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Ordering From Your Local Fishmonger?

by Kristina
(Jacksonville FL)

Hello - I am new to cooking whole fish, and just learning my way around the local fishmonger shop. I had purchased pre-cleaned whole trout from the local grocery last fall, and had wonderful success with grilling it my first time at whole fish. Since I've tried two more times with what I believe to be fresher fish from my local fishmonger, but both times I was disappointed with the results. Both times I've asked the fishmonger to clean the fish, but it is becoming apparent to me I am not asking for the correct type of cleaning. Both times I've gotten home, and the fish was indeed scaled and gutted, but still had full bones/vertebra. I'm a relatively experienced cook and comfortable with a knife (though not so much with fish, and attempted to debone the fish myself...disaster.
My question is, how do I ask my fishmonger to clean my fish including deboning while leaving the skin and tail (and possibly head?) on? My fishmonger is a very busy and noisy place, and I don't want to hold the mad rush up...please help!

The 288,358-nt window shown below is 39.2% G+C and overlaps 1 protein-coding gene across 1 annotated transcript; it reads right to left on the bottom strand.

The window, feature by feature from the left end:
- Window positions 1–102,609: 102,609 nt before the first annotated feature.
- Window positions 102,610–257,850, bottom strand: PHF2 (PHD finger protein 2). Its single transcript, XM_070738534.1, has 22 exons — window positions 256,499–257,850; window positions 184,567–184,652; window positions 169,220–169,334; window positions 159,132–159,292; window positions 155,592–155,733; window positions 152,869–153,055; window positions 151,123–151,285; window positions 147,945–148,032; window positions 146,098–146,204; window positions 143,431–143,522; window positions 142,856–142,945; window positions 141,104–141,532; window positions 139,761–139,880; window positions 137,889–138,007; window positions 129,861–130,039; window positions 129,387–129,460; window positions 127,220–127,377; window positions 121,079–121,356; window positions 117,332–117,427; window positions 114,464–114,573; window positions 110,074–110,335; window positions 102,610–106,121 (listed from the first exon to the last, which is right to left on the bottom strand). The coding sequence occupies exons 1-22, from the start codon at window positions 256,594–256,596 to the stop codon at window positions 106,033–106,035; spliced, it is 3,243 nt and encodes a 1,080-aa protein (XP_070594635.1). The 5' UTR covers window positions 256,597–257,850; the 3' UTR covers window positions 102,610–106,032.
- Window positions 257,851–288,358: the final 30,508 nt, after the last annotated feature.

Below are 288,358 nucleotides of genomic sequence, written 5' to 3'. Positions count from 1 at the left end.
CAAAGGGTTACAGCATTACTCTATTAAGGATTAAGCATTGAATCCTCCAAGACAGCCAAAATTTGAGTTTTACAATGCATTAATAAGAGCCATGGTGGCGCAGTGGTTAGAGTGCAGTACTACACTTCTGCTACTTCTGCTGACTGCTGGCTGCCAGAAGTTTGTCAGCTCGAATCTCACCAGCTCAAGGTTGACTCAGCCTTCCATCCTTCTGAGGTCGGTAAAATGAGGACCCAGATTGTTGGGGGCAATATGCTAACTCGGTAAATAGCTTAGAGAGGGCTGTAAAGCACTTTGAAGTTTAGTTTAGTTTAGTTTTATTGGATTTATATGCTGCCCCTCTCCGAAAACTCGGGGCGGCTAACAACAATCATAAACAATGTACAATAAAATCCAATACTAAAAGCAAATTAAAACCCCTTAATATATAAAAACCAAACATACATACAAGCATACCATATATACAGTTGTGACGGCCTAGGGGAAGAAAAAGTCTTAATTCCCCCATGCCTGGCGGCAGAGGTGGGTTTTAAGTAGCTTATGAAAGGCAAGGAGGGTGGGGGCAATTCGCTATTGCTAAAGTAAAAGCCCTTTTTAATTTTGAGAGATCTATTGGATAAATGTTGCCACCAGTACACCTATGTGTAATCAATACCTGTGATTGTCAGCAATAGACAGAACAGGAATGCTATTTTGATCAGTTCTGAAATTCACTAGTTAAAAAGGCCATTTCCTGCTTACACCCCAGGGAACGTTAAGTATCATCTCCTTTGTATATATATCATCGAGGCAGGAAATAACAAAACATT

Thank you,
Kristina

Answer
Hi Kristina

Just tell them you want your fish cleaned and deboned.

Cooking the fish with the bone-in adds some extra flavor to the fish. Most fish after being cooked are really easy to debone before you serve them.

Thanks for visiting the cookingfishmonger
Frank

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Bones and flavour
by: Keith Robinson

I don't have taste buds sensitive enough to detect any difference, but if it is true I suspect the bones do not "add" any flavour at all, they merely hinder it being lost. Food loses its flavoursome juices at the surface, so we wish to minimise this. Animals have natural barriers, the skin on the outside and the membrane of the ribs and abdominal cavity.
If you remove the ribs, you take the membrane away and juices can be lost through the exposed flesh.
All is not lost if you catch those juices in a stuffing of something that absorbs water, like couscous or rice.
Cooking with skin on is generally a good thing - the skin and the thin layer of fat underneath keep the juices in and baste the flesh.
If the skin is removed, one can cook the fish in a tinfoil packet. This allows flavourings items like garlic and lemon to infuse into the fish without the skin barrier.
So, de-boning and de-skinning removes flavour barriers, but you can counter this by making your own barriers and catching what juices do leave the fish.

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